Choosing Wisely:

Don’t perform neuroimaging studies in patients with stable headaches that meet criteria for migraine.

Rationale and Comments: Numerous evidence-based guidelines agree that the risk of intracranial disease is not elevated in migraine. However, not all severe headaches are migraine. To avoid missing patients with more serious headaches, a migraine diagnosis should be made after a careful clinical history and an examination that documents the absence of any neurologic findings such as papilledema. Diagnostic criteria for migraine are contained in the International Classification of Headache Disorders.
Sponsoring Organizations:
  • American Headache Society
  • Sources:
  • American Academy of Neurology guidelines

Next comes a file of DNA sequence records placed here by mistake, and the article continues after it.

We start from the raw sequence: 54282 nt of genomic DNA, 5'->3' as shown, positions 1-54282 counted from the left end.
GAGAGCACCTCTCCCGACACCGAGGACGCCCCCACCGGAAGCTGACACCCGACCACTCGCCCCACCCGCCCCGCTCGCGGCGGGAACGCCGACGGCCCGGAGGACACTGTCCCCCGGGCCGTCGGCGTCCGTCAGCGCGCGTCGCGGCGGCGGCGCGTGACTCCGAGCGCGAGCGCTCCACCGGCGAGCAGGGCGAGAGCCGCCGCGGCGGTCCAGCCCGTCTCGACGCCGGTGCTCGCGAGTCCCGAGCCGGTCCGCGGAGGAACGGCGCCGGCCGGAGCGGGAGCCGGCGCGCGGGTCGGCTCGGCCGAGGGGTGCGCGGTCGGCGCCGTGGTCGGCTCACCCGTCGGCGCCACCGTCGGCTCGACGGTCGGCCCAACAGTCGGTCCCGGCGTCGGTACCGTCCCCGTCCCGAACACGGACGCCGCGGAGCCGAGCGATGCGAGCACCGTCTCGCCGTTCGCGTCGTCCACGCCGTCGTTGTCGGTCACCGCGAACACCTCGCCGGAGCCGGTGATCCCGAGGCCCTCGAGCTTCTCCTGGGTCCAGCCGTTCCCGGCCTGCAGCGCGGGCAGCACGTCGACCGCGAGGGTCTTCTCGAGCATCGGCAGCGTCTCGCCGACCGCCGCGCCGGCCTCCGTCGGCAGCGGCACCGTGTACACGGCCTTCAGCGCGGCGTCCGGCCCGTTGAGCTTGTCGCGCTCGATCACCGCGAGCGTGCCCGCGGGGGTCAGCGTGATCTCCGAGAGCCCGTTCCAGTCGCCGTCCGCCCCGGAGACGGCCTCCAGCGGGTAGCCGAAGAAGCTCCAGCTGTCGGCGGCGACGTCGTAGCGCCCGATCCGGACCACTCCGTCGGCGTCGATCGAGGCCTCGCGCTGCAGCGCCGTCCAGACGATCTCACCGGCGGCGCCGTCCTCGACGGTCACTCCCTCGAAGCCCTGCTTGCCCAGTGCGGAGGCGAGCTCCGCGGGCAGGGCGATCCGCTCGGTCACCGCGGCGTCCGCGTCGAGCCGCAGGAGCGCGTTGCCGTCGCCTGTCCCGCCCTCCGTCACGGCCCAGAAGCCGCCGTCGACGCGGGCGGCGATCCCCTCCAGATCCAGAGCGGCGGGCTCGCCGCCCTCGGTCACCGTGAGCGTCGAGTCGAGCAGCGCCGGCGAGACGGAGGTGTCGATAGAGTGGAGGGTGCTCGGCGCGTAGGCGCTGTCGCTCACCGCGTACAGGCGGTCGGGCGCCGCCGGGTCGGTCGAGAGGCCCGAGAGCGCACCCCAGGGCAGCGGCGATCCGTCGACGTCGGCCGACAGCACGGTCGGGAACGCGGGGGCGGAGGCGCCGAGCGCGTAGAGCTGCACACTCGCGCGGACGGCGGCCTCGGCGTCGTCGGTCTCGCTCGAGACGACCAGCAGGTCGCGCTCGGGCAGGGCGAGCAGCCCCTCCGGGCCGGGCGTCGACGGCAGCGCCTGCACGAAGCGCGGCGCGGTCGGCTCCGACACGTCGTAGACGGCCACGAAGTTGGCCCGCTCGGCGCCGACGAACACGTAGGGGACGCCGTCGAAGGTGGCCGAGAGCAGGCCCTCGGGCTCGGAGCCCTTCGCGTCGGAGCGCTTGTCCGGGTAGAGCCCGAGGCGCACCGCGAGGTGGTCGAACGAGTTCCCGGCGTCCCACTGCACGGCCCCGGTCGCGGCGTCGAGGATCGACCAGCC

• Disciplines:
  • Neurologic
  • References: • Frishberg BM. The utility of neuroimaging in the evaluation of headache in patients with normal neurologic examination. Neurology. 1994 Jul;44(7):1191-7.
    • Silberstein SD. Practice parameter: evidence-based guidelines for migraine headache (an evidence-based review): report of the Quality Standards Subcommittee of the American Academy of Neurology. Neurology. 2000 Sep 26;55(6):754-62.
    • Neuroimaging for the evaluation of chronic headaches: an Evidence-based analysis. Ont Health Technol Assess Ser. 2010;10(26):1-57.
    • Headache Classification Subcommittee of the International Headache Society. International classification of headache disorders. Cephalalgia. 2004 Sep 1;4(1):1-151.

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